Announced in late 2012, the Center for the Built Environment has developed a web-based thermal comfort tool, which is now available for use: http://cbe.berkeley.edu/comforttool/. From the email announcement, “this free online tool is useful for performing and visualizing comfort calculations according to ASHRAE Standard 55-2010. The tool has been validated against the official ASHRAE Thermal Comfort tool.”
There is now a free, open source plugin for Grasshopper called Ladybug that “allows you to import and analyze EnergyPlus weather data (epw) in Grasshopper and draw diagrams like sun-path, wind-rose, radiation-rose,” can “run radiation analysis, shadow studies, and view analysis,” and then show the results inside Grasshopper, according to the announcement in early 2013. The tool was developed by a graduate student from the School of Design at the University of Pennsylvania.
This is a lovely video of the San Francisco sky for a year. According to the YouTube description,
A camera installed on the roof of the Exploratorium museum in San Francisco captured an image of the sky every 10 seconds. From these images, I created a mosaic of time-lapse movies, each showing a single day. The days are arranged in chronological order. My intent was to reveal the patterns of light and weather over the course of a year.
More information on the project site: http://www.murphlab.com/ahots
It is also a very clear illustration of how day length changes symmetrically over the year. All of the days are synchronized, starting and ending at the same time. So you can see that some days are much shorter and longer than others, and that sunrise and sunset happen a little earlier or later than the previous one. The exact times of sunrise and sunset depend on our latitude here in the Bay Area.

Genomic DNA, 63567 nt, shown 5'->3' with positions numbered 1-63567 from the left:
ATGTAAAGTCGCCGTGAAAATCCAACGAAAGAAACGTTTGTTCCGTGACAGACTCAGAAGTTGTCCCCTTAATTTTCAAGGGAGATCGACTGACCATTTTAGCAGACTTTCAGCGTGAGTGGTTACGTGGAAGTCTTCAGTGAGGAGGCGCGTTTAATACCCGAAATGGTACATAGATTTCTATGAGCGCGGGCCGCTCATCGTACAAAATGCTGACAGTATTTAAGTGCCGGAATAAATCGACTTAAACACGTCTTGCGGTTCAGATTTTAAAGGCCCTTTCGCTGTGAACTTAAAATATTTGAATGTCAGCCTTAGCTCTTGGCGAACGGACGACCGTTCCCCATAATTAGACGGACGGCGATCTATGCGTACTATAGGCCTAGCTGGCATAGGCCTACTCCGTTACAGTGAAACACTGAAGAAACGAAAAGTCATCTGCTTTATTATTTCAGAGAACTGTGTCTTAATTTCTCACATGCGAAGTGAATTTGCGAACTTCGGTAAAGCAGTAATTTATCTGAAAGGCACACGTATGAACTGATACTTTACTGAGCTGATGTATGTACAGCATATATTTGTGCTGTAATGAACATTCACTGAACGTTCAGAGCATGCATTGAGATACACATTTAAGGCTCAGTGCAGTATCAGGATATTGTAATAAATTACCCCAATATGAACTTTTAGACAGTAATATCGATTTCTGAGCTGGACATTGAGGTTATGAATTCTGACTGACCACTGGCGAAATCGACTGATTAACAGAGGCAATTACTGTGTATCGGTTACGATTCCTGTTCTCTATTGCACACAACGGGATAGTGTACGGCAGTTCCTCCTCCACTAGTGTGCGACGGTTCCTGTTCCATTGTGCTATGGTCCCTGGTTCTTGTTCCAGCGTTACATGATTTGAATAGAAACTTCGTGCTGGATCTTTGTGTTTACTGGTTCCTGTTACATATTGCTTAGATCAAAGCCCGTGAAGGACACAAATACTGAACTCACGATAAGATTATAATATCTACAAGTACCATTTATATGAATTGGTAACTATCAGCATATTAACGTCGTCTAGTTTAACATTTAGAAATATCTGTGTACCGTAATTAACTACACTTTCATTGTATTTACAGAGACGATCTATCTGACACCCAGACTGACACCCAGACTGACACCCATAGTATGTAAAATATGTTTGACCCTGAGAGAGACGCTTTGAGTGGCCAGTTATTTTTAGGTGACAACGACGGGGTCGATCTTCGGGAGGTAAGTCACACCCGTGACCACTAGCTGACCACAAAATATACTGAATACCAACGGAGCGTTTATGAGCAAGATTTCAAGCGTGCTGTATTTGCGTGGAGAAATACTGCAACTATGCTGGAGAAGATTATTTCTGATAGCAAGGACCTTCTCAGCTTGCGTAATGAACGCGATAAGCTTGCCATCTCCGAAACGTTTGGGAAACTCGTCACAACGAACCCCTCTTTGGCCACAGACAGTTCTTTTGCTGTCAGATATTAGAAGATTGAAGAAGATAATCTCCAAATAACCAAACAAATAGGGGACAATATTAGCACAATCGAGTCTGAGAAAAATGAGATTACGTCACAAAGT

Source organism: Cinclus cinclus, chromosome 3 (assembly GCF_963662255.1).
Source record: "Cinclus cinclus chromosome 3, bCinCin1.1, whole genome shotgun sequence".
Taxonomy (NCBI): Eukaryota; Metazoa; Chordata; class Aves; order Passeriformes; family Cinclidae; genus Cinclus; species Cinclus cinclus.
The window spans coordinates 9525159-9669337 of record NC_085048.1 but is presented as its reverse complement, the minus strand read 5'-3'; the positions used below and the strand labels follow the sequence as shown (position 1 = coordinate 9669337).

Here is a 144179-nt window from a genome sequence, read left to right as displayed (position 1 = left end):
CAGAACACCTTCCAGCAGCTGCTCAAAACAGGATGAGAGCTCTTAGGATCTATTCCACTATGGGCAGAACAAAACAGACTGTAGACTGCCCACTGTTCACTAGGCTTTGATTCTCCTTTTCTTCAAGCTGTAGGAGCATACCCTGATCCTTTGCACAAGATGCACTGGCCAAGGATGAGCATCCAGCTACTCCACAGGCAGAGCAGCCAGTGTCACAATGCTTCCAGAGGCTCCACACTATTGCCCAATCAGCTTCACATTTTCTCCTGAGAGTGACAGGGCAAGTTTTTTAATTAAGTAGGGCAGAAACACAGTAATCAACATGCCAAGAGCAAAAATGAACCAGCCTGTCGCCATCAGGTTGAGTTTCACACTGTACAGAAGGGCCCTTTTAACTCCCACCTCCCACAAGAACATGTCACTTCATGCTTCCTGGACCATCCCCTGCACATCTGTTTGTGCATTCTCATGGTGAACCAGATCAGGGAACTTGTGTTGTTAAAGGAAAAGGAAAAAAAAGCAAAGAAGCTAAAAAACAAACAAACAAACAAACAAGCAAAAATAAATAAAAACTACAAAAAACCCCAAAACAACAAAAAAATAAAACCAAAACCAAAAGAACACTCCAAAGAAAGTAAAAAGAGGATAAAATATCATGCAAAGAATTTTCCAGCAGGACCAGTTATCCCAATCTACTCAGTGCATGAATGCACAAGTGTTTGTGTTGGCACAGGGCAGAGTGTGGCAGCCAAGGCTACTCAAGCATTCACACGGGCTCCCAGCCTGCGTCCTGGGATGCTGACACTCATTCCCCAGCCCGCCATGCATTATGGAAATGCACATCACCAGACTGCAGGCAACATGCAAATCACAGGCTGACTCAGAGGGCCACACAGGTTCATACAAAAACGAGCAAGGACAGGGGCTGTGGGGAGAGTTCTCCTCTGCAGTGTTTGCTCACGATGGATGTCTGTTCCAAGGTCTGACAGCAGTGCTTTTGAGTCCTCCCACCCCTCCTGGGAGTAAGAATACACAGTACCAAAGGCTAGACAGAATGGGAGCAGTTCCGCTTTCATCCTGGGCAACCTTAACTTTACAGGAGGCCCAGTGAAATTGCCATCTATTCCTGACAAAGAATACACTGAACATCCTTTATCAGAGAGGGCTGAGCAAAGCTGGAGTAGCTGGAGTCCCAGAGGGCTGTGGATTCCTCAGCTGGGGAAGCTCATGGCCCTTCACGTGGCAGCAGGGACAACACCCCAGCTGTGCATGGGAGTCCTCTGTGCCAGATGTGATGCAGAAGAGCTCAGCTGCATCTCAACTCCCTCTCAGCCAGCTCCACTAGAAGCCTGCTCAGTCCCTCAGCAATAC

So… how does this connect back to resource efficient infrastructure?
Knowledge of the sun’s movement and its position in the sky at any given date and time are fundamental to energy efficient building design and the thermal and visual comfort of the building’s occupants.
THIS POST IS PART OF OUR FRIDAY VIDEO SERIES.
The Center for the Built Environment’s fourth annual Livable Building Award winners were announced in mid-December. The entries were judged on excellence of design, operation, and occupant satisfaction. According to a CBE press release:
Award entries are open only to the top scorers in CBE’s Occupant Indoor Environmental Quality Survey, which is used to study occupant satisfaction in terms of air quality, lighting, thermal comfort and overall building satisfaction and has been implemented in more than 860 buildings in North America and Europe.
The top award went to UC San Francisco’s 654 Minnesota Street project. Read about the UCSF project here.
The Kavli Institute for Particle Astrophysics and Cosmology was recognized with an honorable mention. Read about the Kavlie Institute and the other finalists here.
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More information on the CBE Occupant Indoor Environmental Quality (IEQ) Survey is available here.
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